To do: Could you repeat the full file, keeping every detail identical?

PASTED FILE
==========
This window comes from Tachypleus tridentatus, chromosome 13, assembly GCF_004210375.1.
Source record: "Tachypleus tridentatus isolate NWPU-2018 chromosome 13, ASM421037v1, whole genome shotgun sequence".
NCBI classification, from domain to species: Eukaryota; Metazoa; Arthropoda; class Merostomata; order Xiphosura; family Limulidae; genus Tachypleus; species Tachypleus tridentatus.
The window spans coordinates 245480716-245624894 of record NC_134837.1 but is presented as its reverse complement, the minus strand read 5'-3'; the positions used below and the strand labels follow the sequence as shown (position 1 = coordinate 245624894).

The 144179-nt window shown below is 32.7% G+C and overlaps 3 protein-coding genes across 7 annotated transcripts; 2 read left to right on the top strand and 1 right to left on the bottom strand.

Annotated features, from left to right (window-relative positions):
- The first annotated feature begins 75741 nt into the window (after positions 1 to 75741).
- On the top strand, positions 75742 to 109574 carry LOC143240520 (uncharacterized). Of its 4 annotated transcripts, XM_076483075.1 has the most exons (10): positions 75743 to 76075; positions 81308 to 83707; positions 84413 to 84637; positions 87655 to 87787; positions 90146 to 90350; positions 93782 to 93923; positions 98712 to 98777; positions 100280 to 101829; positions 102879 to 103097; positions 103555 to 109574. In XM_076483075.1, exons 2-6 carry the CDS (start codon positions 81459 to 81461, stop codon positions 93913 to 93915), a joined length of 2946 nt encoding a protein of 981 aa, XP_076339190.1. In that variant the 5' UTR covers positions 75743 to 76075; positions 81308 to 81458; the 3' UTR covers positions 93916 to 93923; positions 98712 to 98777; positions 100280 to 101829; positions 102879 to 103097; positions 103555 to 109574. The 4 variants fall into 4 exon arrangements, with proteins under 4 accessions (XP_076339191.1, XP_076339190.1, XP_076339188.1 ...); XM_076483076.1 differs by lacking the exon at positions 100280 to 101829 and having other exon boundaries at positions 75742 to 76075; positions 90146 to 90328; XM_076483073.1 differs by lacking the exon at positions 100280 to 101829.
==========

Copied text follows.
This window comes from Tachypleus tridentatus, chromosome 13, assembly GCF_004210375.1.
Source record: "Tachypleus tridentatus isolate NWPU-2018 chromosome 13, ASM421037v1, whole genome shotgun sequence".
NCBI classification, from domain to species: Eukaryota; Metazoa; Arthropoda; class Merostomata; order Xiphosura; family Limulidae; genus Tachypleus; species Tachypleus tridentatus.
The window spans coordinates 245480716-245624894 of record NC_134837.1 but is presented as its reverse complement, the minus strand read 5'-3'; the positions used below and the strand labels follow the sequence as shown (position 1 = coordinate 245624894).

The 144179-nt window shown below is 32.7% G+C and overlaps 3 protein-coding genes across 7 annotated transcripts; 2 read left to right on the top strand and 1 right to left on the bottom strand.

Annotated features, from left to right (window-relative positions):
- The first annotated feature begins 75741 nt into the window (after positions 1 to 75741).
- On the top strand, positions 75742 to 109574 carry LOC143240520 (uncharacterized). Of its 4 annotated transcripts, XM_076483075.1 has the most exons (10): positions 75743 to 76075; positions 81308 to 83707; positions 84413 to 84637; positions 87655 to 87787; positions 90146 to 90350; positions 93782 to 93923; positions 98712 to 98777; positions 100280 to 101829; positions 102879 to 103097; positions 103555 to 109574. In XM_076483075.1, exons 2-6 carry the CDS (start codon positions 81459 to 81461, stop codon positions 93913 to 93915), a joined length of 2946 nt encoding a protein of 981 aa, XP_076339190.1. In that variant the 5' UTR covers positions 75743 to 76075; positions 81308 to 81458; the 3' UTR covers positions 93916 to 93923; positions 98712 to 98777; positions 100280 to 101829; positions 102879 to 103097; positions 103555 to 109574. The 4 variants fall into 4 exon arrangements, with proteins under 4 accessions (XP_076339191.1, XP_076339190.1, XP_076339188.1 ...); XM_076483076.1 differs by lacking the exon at positions 100280 to 101829 and having other exon boundaries at positions 75742 to 76075; positions 90146 to 90328; XM_076483073.1 differs by lacking the exon at positions 100280 to 101829.